“Look! A four-leaf clover!” Alicia finds a rare gem hidden in the bean bush.
“You should keep it!”
“No, I’ll leave it here so that its gene pool can remain… maybe there’ll be more four-leaf clovers.”
Many of the usual culprits were arrested from the field this week: carrots, kale, chard, lettuce, parsley, spring mix, mustards, turnips, radishes. So guilty are they, each week, of being beautiful and yummy.
We also processed some of the garlic that’s been patiently drying, for grocery stores and for CSA boxes! Semi-cured.
And… BEANS! Our second bush bean harvest was a glorious first experience for me.
When picking beans, we try to include the “cap” that connects the bean to the stem (what is the name for this part?). This helps keep the beans fresh, as any breakage would be an open wound for bacteria or fungi to get in. We also look for nibbling and snapping–don’t want to include those. As we were packing the beans the next day, I couldn’t resist not getting a bag for myself!
Farmer Scott dislikes picking beans, but I think I quite like it. It definitely is time-consuming, with all the shuffling amongst the frilly green leaves in search of those long, slender also-green pods. I may be a naive amateur, but at least I got a story out of it… (coming up, stay tuned.)
On Wednesday, we saved some baby carrots again! From purslane, again. A “delicate hand-weed”, again. Reminded, mid-way, to look back and be in awe of those neat little rows of carrot seedlings, again. Wow.
Again, and again, and again. Life cycles. Of us and carrots. We help each other–we save them from the weeds, they nourish us with crunch and vitamins.
And amusing shapes.
After carrots, we weeded one of the kale beds:
I felt encouraged in my goal to get faster at weeding, as I pretty much kept up with Scott for most of the length of the bed! A momentous moment. But… I did notice that he was weeding the alleyway on his side too… while mine had burlap and didn’t need much weeding… so… my weed per/minute speed is probably still lower… but still! Small successes make me happy.
Speaking of small…
Bush beans seem so easy to grow–no trellis required! I should try growing these at home! This thought runs through my head often at the farms. We have quite a large backyard space. Unfortunately, it is full of weeds, and I’ve long felt daunted by the amount of work it would require to transform it into a garden space. I often feel guilty for not doing more with it. We might move in the near future, so the idea of cultivating a space and then soon leaving it decreases the level of motivation even more.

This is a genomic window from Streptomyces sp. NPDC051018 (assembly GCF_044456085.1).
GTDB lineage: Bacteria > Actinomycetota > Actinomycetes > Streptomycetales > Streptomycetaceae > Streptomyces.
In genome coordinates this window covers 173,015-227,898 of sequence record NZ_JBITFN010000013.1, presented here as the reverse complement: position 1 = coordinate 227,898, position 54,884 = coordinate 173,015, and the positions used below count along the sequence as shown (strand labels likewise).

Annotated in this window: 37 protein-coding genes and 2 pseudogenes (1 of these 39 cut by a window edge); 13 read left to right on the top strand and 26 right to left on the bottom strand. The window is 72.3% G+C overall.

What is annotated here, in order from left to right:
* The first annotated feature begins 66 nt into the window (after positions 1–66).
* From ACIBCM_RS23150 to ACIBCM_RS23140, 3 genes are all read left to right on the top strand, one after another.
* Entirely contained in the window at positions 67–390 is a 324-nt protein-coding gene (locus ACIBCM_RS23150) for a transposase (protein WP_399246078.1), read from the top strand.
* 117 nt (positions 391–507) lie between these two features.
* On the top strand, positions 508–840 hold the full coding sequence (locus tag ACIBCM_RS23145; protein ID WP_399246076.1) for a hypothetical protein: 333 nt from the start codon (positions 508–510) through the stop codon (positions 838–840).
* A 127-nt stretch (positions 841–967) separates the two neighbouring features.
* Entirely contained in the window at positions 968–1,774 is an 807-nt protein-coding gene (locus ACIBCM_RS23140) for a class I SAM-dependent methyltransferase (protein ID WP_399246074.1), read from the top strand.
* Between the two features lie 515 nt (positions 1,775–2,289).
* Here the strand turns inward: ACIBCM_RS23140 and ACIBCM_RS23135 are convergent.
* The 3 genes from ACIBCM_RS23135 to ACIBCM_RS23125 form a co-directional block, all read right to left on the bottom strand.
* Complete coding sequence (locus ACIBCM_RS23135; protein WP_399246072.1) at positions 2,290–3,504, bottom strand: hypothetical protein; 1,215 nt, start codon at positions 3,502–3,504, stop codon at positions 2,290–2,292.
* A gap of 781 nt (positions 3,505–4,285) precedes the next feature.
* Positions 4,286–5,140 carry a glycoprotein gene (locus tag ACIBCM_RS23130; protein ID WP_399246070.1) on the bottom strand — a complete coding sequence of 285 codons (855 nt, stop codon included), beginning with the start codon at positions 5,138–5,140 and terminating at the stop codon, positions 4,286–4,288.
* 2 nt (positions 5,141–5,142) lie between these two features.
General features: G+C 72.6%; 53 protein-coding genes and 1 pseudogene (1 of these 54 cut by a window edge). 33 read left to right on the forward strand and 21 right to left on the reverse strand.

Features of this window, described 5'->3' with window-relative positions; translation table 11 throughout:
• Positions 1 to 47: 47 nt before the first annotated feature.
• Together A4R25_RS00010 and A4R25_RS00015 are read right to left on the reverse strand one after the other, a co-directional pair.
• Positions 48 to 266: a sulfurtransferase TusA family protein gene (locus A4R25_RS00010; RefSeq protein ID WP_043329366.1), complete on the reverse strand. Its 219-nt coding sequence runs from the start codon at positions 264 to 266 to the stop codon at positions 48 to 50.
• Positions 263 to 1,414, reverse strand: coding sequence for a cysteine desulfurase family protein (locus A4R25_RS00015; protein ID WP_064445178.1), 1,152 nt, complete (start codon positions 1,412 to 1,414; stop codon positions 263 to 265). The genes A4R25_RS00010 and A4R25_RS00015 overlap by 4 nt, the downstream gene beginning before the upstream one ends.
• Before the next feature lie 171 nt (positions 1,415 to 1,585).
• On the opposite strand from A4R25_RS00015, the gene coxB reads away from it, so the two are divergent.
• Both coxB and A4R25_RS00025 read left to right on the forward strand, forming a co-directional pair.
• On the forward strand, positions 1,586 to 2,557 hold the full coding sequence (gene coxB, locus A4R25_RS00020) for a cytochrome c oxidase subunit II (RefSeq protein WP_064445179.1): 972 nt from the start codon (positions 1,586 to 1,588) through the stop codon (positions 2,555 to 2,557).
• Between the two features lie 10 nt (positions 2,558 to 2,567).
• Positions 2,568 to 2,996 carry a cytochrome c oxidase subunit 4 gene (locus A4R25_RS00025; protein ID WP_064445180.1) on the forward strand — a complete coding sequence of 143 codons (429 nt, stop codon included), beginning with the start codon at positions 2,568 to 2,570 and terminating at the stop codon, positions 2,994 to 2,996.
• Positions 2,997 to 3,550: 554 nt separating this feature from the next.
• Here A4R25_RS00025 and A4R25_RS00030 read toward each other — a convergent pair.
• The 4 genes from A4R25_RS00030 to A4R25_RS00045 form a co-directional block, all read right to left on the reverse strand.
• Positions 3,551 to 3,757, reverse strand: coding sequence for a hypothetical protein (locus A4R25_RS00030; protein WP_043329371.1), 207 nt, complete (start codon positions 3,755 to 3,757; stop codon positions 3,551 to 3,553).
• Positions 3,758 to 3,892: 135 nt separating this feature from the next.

But, in a way, isn’t our time on this earth impermanent too? And still we cultivate it, work with our hands to build our home here. I think I’m learning the value in just doing something, without over thinking it. It need not be perfect when you start, just wholeheartedly done. Every start is a good start. Even–and perhaps especially–small starts.
Sometimes the hands must take the lead, over the head.
For this, the body must be strong and well.
At the beginning of the season, Farmer Scott gave us a slice of advice about the importance of self-care. I’ve been a late-sleeper since my teenage years, and have had every intention to change that. Habit, social norms, and false belief in the resilience of the youthful body definitely play a part. But, recently, I’ve realized how I often stay up late when my mind feels burdened by stress and uncertainties, or my heart feels weary and numb. Staying up late is somehow a way to try to escape those feelings and needs by defying the body’s natural needs.
I’ve written about the connection of body-soul-spirit, and the dynamics of nurturing the land, ourselves, and community. I now have the opportunity for some experiential learning in the area of self-care. We must nurture ourselves if we want to be able to nurture the land, and others. It will be a nightly challenge, but every effort to start preparing for bed early is a good, small start. What do I really need? What does my body most need? I want to get up feeling refreshed and energized, not groggy and tired; I want to enjoy the day, not try to just get through it. A good life-lesson to learn earlier rather than later.
Stretching helps, too.
We cut the day short at Van Tech on Wednesday because of the rainy, colder weather. (Another area for practicing self-care: being [over- rather than under-]prepared for the weather!) I got home in time to help with dinner, and I decided to put those freshly-harvested green beans to good use.
We all have one or two or ten recipes that remind us immediately of home. For me, Garlic Green Beans is one of them. My mom loved making this stir fry. When I was living on my own, I’d make this dish when I felt homesick. Familiar foods that nourish soul and body–another way to self-care.
Lots of garlic, sometimes with lots of ginger and onion, sizzled in oil. Trimmed beans tossed in with a splash of water. Pan covered to let steam. Salt and pepper to taste. Done when brilliant bright green.
Thus goes my Green Bean Story. The ending was perfect: my Garlic Green Beans turned out over-salty, apologetically so. Just the way my mom use to make them.
Like the weedy mess of a young carrot bed, sometimes we can feel scarily out of control of our lives–of emotions, of circumstances, of relationships. Yet, despite the chaos, storylines and lifelines prevail. Despite the mess, beautiful, worthwhile, yummy things still grow.
If we see ourselves as part of a community, part of a family, part of the ebb and flow of Life itself, won’t we take better care of ourselves? We don’t just take care of ourselves for ourselves, it is a responsibility we have towards the people and world around us–to steward the body, soul, and spirit given to us, to be healthy and whole.